From the Academy Award-nominated team of director Pete Docter (“Monsters, Inc.”) and co-director Bob Peterson comes "Up", a comedic adventure taking off (and lifting spirits) in summer 2009. Carl Fredricksen spent his entire life dreaming of exploring the globe and experiencing life to its fullest. But at age 78, life seems to have passed him by, until a twist of fate (and a persistent 8-year old Junior Wilderness Explorer named Russell) gives him a new lease on life. "Up" takes audiences on a thrilling journey where the unlikely pair encounter wild terrain, unexpected villains and jungle creatures. When seeking adventure next summer - look "Up".
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Up Theatrical Review
If that seems a little complex or perhaps unlikely, rest assured that one of Up's great triumphs is making its story unfold as smoothly as its balloon ride. It is quite a story -- a charming surreal adventure that involves talking dogs, strange animals from "a land time forgot", and a foundational story that is both sad and sweet. The story of Carl Fredricksen (Edward Asner) and his wife (voiced by Ellie Docter, who I presume is the wife of director Pete Docter), is the emotional bedrock of the story. As a young boy, Carl is shocked to find a girl who shares his same sense of wild adventure -- a wish to go to the black areas of the map and see what is there.
Life -- a good life -- told in silence after an introductory scene, gets in the way. The two marry, move in together, get jobs (working in a South American themed park as a surrogate to their adventure travel plans) and grow old together. Finally, Ellie dies, leaving Fredricksen alone in the world. He is grumpy, and a bit sad; but not morose nor defeated. The movie really begins when events conspire to give him a push in a direction he had always wanted to go anyway.
Tagging along for the ride is wilderness-scout Russell (Jordan Nagai, Pixar's first Japanese-American character), and eventually Doug, a dog with an electronic talking collar, voiced by Bob Peterson. The story relies heavily on the interplay between the characters since the backdrop action (which at some point involves, hauling a weightless house through a jungle by means of a rubber garden hose that is tied around Carl's mid-section). It is so surreal as to be disorienting without strong leads to, well, keep it grounded.
Up is a triumph of story construction; it is wildly creative without just losing us. It is charming without being saccharine. It introduces characters almost instantaneously without making us feel manipulated. Doug the dog's greeting, "I have just met you, and I love you" is an example of this; anyone who has known a dog knows exactly what knowing Doug is like. It is episodic without feeling choppy. It is short at 96 minutes while still making us feel it takes its time.
Up is a hugely unrealistic story; its protagonists do not live in the same world we do: interestingly, apparently a technical director for Pixar worked out that Carl would need 23 million helium balloons to lift his house, and they could have given them to him; but it made the balloons look like dots. So they made the balloons twice as big as Carl and gave him 10,000 of them -- 20k for the lift-off scene. The work necessary to make us feel right at home is done early on in the silent part of the movie that shows Carl and Ellie's life together. Facts may be different in the Up-verse, but the essential humanity of the characters feels the same.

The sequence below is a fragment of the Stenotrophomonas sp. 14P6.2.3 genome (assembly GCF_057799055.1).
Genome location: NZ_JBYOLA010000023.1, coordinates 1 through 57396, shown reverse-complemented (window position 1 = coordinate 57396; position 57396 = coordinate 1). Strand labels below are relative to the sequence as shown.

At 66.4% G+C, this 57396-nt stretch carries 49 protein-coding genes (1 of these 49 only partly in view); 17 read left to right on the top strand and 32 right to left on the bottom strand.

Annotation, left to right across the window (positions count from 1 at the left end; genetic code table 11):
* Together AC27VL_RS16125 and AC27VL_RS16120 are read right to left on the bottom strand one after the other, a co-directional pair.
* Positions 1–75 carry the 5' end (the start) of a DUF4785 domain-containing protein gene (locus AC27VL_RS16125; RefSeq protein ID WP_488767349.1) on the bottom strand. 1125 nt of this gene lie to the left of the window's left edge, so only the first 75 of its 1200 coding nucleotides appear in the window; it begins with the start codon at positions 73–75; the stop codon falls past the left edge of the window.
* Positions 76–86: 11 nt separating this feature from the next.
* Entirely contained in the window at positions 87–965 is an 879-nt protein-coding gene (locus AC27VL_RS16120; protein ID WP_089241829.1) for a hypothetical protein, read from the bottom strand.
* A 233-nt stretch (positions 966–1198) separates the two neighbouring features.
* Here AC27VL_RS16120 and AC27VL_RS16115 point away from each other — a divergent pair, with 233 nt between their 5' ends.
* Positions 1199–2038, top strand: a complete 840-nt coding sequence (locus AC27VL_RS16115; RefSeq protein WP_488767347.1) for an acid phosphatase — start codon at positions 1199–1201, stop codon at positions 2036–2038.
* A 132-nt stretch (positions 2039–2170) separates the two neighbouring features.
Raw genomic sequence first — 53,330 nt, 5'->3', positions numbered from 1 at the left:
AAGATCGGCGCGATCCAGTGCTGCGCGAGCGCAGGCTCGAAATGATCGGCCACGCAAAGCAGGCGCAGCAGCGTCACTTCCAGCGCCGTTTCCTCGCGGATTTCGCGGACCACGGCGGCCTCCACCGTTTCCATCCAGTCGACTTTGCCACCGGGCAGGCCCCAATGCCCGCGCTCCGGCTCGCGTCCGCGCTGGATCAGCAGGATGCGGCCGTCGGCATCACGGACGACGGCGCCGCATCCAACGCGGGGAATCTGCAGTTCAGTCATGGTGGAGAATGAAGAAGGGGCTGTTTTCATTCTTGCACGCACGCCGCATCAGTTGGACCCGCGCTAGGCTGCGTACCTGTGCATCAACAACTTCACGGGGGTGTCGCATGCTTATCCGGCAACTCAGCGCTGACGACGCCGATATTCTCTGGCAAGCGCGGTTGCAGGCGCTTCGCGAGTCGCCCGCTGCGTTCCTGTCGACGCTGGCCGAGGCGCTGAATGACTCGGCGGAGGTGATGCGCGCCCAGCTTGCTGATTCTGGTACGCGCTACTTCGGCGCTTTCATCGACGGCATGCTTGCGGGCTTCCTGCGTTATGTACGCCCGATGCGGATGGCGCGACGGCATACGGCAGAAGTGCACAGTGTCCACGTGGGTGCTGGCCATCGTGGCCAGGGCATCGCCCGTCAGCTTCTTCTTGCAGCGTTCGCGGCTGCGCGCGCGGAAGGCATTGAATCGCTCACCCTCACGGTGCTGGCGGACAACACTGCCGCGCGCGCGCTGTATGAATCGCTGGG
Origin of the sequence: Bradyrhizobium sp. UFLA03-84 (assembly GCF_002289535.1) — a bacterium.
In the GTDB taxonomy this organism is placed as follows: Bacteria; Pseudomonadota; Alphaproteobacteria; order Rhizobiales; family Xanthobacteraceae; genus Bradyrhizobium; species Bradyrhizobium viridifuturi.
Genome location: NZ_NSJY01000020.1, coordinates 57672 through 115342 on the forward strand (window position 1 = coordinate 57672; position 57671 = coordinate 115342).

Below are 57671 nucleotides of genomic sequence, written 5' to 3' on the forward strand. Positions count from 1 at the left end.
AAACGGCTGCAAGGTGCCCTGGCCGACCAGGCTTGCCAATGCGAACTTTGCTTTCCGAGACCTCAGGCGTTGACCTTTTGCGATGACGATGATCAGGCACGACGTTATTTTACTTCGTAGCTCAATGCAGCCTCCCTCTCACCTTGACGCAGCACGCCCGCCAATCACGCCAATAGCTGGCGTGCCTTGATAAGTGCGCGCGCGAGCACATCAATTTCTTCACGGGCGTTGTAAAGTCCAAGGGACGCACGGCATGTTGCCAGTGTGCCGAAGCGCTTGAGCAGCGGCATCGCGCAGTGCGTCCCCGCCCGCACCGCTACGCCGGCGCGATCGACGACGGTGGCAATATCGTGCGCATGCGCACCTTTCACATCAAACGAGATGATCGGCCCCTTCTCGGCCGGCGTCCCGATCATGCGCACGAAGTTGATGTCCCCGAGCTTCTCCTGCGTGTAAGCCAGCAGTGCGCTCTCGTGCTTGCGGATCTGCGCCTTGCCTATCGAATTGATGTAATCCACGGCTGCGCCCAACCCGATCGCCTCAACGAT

By contrast the action and adventure towards the end feel a bit redundant as we see the necessary arcs of redemption and bonding play out. Given that we already, and emphatically, know that despite Carl's gruff exterior, he has a good heart, I wish we could have seen Pixar break out of the necessary mold that gives us a character with a right-thing to do and the necessary difficulty (for the narrative) in doing it. That said, the old-guy vibe (the animators used their own parents as well as the Senior Olympics for models) is good and strong in the movie and that also helps ground it.
Up shows that Pixar understands at a fundamental level what makes not only a good animated adventure, but a great one. There is something about the fusion of their creative team that cannot just be an unlikely stream of luck. I had heard that all the Pixar movies to-date was the product of a single lunch session with Pixar's creators, and that Up is, perhaps, one of the first Pixar movies that did not come from that meeting. If that is true, then it is proof that the Pixar legacy is not limited to a single bolt of brilliance.
Up is also Pixar's first 3D movie. I don't think 3D is a gimmick. I think it enhances the experience. However, in an article by Roger Ebert, it was pointed out to me that those glasses are dark and the pallet used in Up is vibrant. I can't say for sure whether watching it in 3D is better than watching it in regular -- but brighter -- 2D. I saw the 3D version and enjoyed it; but I suppose the jury of critics is still out. For a movie with high heights, and canyons, with aerobatic stunts and thousands and thousands of soaring balloons, I have to think that if there is a movie that 3D would help, it is this one.
I am torn between giving the movie an A- for being wonderfully designed, immensely charming, and intensely creative, or a B because although it was hugely enjoyable, it did not absolutely floor me. But if Carl Fredrickson can have a generous nature to him despite some setbacks in life, so can I.
-- Marco Chacon
Read More Up Reviews
- John Delia (B) (Up 3D Blu-ray Review)
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